Greens claim credit for ConocoPhillips' withdrawal from Arctic Power
A Washington, D.C.-based environmental coalition seems bent on rewriting history. U.S. Public Interest Research Groups, also known as PIRG, sent out a press release Jan. 5 — the day after the U.S. Congress convened — claiming to have convinced Alaska North Slope producer ConocoPhillips to drop out of Arctic Power.
According to PIRG, ConocoPhillips dropped out of the Anchorage-based pro-ANWR drilling advocacy group because of a shareholder resolution opposing drilling in ANWR that was filed in December 2004 — the same resolution that failed in May 2004 when 91 percent of the company’s shareholders voted against it.
However, according to Arctic Power executive director Kevin Hand, ConocoPhillips did not give official notice it was dropping its membership at any point this past year.
“They did not renew their membership for 2004; there was no official notice at any time that they had dropped their membership,” Hand told Petroleum News Jan. 5. “It’s been more than a year since we’ve had a contribution from ConocoPhillips.”
ConocoPhillips Alaska spokeswoman Dawn Patience confirmed Hand’s statement, saying the company had not renewed its membership for 2004 and that the membership had simply “lapsed” without a formal notice or announcement of any kind.
“We have not been involved in the ANWR debate in many years and have focused our investment attention in Alaska toward the pipeline.html'>gas pipeline and development of other North Slope satellite fields. Since ANWR is currently closed to development, we feel that any resolution or pledge on our part would be moot,” she said.
But Athan Manuel, director of PIRG’s Arctic Wilderness Campaign, put a different spin on what Hand referred to as “old news.”
Manuel called ConocoPhillips’ decision not to renew its membership a “withdrawal” from the advocacy group that was spurred by Green Century Capital Management’s December re-filing of the anti-ANWR drilling resolution that failed in May and Green Century’s offer to withdraw the resolution if the company dropped out of Arctic Power.
“This is a significant win for America’s Arctic, and we commend ConocoPhillips for listening to their shareholders and the American people and dropping out of Arctic Power. It appears that ConocoPhillips and BP are more enlightened than the Bush Administration when it comes to drilling in the Arctic Refuge. Hopefully Congress will get the message and defeat attempts to allow drilling in the Arctic Refuge this year,” Manuel said in PIRG’s press release.
BP dropped out of Arctic Power in 2002. Although BP has sold or dropped all of its exploration acreage in Alaska and is concentrating on producing more oil from its existing North Slope oil fields, the London-based company has held onto its ANWR acreage where it and partner ChevronTexaco drilled a well in 1985.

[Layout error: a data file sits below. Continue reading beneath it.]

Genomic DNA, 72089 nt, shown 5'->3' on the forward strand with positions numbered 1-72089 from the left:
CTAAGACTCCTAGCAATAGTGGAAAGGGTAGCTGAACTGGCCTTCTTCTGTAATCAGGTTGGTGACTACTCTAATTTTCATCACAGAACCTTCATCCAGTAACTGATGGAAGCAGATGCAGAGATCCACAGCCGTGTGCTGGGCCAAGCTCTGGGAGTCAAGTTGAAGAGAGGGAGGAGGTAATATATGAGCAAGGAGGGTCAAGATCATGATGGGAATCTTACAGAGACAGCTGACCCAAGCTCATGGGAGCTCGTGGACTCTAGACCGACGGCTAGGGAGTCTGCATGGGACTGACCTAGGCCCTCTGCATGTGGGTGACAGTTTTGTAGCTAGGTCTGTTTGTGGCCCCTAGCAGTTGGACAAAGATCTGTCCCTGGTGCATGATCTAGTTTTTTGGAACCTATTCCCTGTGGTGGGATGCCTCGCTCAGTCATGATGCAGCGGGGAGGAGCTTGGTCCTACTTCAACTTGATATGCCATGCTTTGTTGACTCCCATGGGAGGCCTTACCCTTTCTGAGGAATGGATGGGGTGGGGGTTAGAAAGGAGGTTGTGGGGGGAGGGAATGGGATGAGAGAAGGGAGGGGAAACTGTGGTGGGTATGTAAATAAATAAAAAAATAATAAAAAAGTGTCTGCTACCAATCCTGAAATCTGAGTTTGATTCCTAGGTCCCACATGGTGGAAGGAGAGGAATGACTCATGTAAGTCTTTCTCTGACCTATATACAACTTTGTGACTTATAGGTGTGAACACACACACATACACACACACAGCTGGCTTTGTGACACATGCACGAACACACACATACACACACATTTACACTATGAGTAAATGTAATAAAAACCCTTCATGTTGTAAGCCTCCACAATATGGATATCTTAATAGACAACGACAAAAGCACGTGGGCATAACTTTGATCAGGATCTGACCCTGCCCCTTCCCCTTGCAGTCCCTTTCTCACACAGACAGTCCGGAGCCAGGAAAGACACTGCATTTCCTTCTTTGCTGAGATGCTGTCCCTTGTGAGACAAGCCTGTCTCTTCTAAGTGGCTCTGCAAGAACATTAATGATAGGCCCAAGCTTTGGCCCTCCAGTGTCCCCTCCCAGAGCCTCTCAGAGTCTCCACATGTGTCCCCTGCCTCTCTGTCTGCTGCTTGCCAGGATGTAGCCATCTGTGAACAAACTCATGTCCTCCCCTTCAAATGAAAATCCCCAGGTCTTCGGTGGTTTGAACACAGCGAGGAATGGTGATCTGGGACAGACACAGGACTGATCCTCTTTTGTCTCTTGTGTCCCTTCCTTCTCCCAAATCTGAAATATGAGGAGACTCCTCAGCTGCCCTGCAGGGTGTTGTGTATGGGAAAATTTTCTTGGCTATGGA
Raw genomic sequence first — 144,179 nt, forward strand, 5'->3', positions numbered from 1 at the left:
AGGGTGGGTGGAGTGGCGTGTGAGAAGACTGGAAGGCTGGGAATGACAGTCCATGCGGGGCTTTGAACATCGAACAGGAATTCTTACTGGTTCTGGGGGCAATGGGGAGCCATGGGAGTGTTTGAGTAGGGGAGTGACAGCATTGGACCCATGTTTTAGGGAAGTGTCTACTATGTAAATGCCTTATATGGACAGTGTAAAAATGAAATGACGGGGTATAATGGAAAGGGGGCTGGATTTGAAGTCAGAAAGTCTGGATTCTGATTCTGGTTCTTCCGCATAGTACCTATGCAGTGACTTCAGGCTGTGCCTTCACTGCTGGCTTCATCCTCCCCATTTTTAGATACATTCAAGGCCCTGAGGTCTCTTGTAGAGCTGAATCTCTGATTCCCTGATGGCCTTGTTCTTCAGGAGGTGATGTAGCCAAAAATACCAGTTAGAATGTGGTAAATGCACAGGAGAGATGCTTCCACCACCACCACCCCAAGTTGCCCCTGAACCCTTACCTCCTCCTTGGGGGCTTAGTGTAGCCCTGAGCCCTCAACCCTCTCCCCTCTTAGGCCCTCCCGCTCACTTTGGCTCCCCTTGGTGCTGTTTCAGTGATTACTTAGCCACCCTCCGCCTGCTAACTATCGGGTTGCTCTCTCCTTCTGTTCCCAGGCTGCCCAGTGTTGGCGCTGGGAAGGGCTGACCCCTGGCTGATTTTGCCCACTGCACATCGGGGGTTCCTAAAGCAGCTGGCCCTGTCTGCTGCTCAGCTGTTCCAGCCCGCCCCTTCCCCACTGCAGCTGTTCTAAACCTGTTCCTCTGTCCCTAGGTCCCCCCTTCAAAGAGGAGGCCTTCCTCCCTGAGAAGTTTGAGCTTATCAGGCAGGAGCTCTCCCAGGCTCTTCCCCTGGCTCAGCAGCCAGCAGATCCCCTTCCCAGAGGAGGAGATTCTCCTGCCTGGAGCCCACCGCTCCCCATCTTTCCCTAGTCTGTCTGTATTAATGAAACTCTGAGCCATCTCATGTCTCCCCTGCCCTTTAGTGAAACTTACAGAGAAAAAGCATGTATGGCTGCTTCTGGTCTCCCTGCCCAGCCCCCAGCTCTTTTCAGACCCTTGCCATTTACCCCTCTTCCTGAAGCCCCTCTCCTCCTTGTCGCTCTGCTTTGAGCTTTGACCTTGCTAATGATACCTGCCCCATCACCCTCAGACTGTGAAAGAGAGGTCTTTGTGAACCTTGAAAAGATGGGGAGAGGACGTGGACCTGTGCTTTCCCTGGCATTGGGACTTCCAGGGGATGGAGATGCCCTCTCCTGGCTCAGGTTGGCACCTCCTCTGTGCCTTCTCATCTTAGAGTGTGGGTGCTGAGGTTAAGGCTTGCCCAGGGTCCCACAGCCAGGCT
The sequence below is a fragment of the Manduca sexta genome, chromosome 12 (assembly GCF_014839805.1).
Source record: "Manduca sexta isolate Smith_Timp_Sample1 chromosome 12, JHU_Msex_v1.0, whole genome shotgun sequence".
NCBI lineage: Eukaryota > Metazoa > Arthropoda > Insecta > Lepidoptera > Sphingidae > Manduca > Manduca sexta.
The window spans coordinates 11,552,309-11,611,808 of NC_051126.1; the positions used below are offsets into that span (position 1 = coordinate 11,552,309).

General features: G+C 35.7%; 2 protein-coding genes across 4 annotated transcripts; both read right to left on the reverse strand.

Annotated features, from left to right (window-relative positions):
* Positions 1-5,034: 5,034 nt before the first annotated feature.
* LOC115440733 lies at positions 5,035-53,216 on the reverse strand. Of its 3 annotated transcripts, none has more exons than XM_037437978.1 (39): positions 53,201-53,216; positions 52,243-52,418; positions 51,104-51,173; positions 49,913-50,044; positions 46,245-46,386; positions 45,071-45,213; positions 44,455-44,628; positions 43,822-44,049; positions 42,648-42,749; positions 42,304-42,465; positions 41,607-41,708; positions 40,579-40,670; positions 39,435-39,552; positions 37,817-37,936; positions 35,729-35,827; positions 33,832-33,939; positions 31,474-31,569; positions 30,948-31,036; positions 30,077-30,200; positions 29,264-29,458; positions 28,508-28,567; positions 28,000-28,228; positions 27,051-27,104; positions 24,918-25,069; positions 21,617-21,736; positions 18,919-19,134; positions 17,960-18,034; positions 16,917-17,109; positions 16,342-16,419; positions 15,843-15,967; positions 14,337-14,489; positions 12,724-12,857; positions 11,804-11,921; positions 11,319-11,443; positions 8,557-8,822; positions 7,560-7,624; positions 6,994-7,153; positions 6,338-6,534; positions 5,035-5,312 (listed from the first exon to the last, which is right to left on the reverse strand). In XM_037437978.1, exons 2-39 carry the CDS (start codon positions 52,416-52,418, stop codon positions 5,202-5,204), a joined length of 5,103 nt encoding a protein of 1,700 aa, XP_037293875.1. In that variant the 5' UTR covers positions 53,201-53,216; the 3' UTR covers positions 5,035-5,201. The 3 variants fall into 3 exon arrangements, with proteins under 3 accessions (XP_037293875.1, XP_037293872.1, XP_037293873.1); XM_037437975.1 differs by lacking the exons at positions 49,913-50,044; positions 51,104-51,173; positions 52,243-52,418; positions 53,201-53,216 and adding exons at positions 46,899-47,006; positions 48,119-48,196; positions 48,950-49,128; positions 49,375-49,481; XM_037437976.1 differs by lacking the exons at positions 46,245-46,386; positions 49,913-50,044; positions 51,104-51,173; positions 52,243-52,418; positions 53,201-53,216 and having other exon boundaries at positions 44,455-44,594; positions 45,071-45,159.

“This is a transparent effort on the part of the environmentalists to create a false impression of a lack of support in Alaska that coincides with the new Congress. It is a desperate grasp to change the focus from the issue of responsible development on the merits to something else,” Hand said.
He said more than “75 percent of Alaskans support environmentally sensitive development of ANWR.”
Roger Herrera who represents Arctic Power in Washington, D.C., said, “The effort to open ANWR has been going on for many years without the oil companies. One has to note — neither BP nor ConocoPhillips has said they would not participate in a lease sale on the coastal plain. In fact BP,” which currently holds leases on the coastal plain, “has implied the exact opposite. Both companies are currently drilling in the Arctic. What’s the difference between drilling in NPR-A” where ConocoPhillips is currently exploring “and drilling in ANWR’s coastal plain? Physically and environmentally there is absolutely no difference at all.”
Note: See full story in the Jan. 9 issue of Petroleum News.
December ANS production steady from November
Alaska North Slope crude oil production averaged 981,072 barrels per day in December, up less than a tenth of a percent from November’s average of 980,690 bpd. The Alaska Department of Revenue’s Tax Division reported that production at Endicott was disputed Dec. 5-7 by the cleanup of a glycol spill in a gas module, Northstar production dipped Dec. 21-22 when a compressor went down and overall North Slope production was prorated 50 percent Dec. 26 due to a remote gate valve closure at Pump Station 4 on the trans-Alaska pipeline.
The BP Exploration (Alaska)-operated Endicott field had the largest drop in production, averaging 21,223 bpd in December, down 8.85 percent from an average of 23,284 bpd in November. BP-operated Lisburne averaged 46,239 bpd in December, down 0.3 percent from a November average of 46,393 bpd.
The ConocoPhillips Alaska-operated Alpine field averaged 115,847 bpd in December, down 0.3 percent from a November average of 116,197 bpd. The BP-operated Milne Point field averaged 52,438 bpd in December, almost flat with a November average of 52,442 bpd.
Production from the ConocoPhillips-operated Kuparuk River field averaged 198,179 bpd in December, up 0.2 percent from a November average of 197,767. BP-operated Prudhoe Bay averaged 472,908 bpd in December, up 0.4 percent from a November average of 470,872. BP-operated Northstar averaged 74,238 bpd, up 0.7 percent from a November average of 73,735 bpd.
Note: See complete stories in the Jan. 9 issue of Petroleum News.